April 23, 2024

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Four new studies on cancer: artificial intelligence in action

Four new studies on cancer: artificial intelligence in action

How can artificial intelligence be used to better treat cancer patients? Researchers from UMC Utrecht will answer this question. Four research projects at UMC Utrecht have received funding from the Hanarth Fund.

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The Hanarth Fund grew out of the legacy of Arthur del Prado, founder and former CEO of ASM International. The fund focuses on publishing artificial intelligence (Amnesty International) and Machine learning To improve the diagnosis, treatment and outcomes of cancer patients. More than 6 million euros have been awarded to various projects this year. Read more about the different projects awarded at UMC Utrecht below.

Rapid identification of tumor type

MaLMec: Machine-Learned DNA Methylation Classification to Enable Tumor Subclassification of Liquid Biopsies

Lead applicant Jeroen de Ridder's (Associate Professor) project focuses on tumors of the central nervous system. Reaching the tumor is often impossible without surgery. “This poses a challenge for neurosurgeons,” Jeroen says. They have to perform surgery on a tumor without knowing the type of tumor. This means that there is a possibility that the patient may need further surgery. “Sturgeon” has recently been developed for this purpose. This is an application of artificial intelligence through which the type of tumor can be accurately determined during the operation. This allows the appropriate surgical strategy to be applied immediately. Jeroen and his team will focus on developing a different type of sturgeon. With this new alternative it is sufficient to use cerebrospinal fluid instead of (part of) the tumor. This will make it possible to determine the type of tumor even before the operation. The main challenge is that the cerebrospinal fluid contains a mixture of tumor and normal DNA. Artificial intelligence models will be trained to take this into account.

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Evaluation of the effect of radiotherapy (chemotherapy).

Improving detection of residual disease after radiotherapy (chemotherapy) for locally advanced head and neck squamous cell carcinoma

Lead applicant Nico van den Berg (Professor of Computational Imaging) and his team are focusing on head and neck cancer in their new project. Objective: To develop a clinical artificial intelligence model for radiologists and radiotherapists. In head and neck cancer, correctly assessing the effect of radiotherapy (chemo) is a major challenge. The form will make this easier. “The goal is to reliably distinguish between residual disease and changes after treatment,” Nico says. “This will allow a more accurate assessment of whether a second operation is needed. This could improve survival and quality of life. Unnecessary procedures are reduced to a minimum and the burden on the patient is reduced.

Identifying prostate cancer metastases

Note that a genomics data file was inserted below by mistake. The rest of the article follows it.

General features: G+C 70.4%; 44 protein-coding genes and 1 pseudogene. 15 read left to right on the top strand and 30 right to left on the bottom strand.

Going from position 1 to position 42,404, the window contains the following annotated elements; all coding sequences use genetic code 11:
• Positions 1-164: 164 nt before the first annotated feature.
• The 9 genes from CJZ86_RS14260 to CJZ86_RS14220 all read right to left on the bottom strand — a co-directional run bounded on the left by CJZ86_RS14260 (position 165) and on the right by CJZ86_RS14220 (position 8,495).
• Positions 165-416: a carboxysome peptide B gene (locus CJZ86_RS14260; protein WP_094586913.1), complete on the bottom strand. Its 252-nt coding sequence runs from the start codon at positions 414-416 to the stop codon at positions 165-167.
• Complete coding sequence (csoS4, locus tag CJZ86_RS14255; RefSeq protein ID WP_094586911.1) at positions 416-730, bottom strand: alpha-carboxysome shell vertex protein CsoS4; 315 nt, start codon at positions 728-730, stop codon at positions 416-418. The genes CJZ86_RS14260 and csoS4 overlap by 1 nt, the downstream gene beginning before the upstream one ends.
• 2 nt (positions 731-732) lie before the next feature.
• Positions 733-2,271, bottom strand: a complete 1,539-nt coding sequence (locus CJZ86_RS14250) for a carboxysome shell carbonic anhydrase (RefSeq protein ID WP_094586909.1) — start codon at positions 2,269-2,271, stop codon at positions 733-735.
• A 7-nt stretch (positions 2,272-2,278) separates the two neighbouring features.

Towards individualized PSMA PET/CT-guided therapy in metastatic prostate cancer using machine learning-derived risk stratification (custom-designed)

Associate Professor Arthur Pratt's project focuses on metastatic hormone-sensitive prostate cancer. Good detection of metastases is essential for choosing the appropriate treatment. Nowadays, an improved technique for metastasis detection (PSMA PET/CT) is used in daily clinic. However, the way to classify the extent of metastases for treatment selection is to use an older technique (bone scan). The new classification is necessary to determine the appropriate treatment at this time. We can also gain more knowledge about differences between patients through new scientific studies. “In this project, we will apply artificial intelligence (AI) to automatically analyze PSMA PET/CT,” explains Arthur. “This gives us more and better insight into the differences between patients.”

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Better MRI

Physics-informed neural networks for unifying brain MRI: enhancing AI applications in gliomas and meningiomas.

The project by Associate Professor Alessandro Sprezi and Assistant Professor Stefano Mandiga focuses on a rare brain cancer. Thanks to artificial intelligence tools and MRI scans, the size and location of these tumors can be better estimated. However, these AI tools are not yet widely applicable. “We will expand the training sets on MRI images to enhance the AI ​​tools,” say Alessandro and Stefano. Mainly in the field of rare brain cancers such as meningiomas and gliomas. There are currently no large standardized datasets available for this purpose. This will also make these AI tools applicable to rare brain cancer.

Friends of UMC Utrecht and Wilhelmina Children's Hospital

These studies can begin thanks to the support of the Hanarth Fund of the Friends UMC Utrecht & Wilhemina Children's Hospital, the charitable foundation of the (children's) hospital. Read more About how research into a new treatment is being developed at UMC Utrecht.

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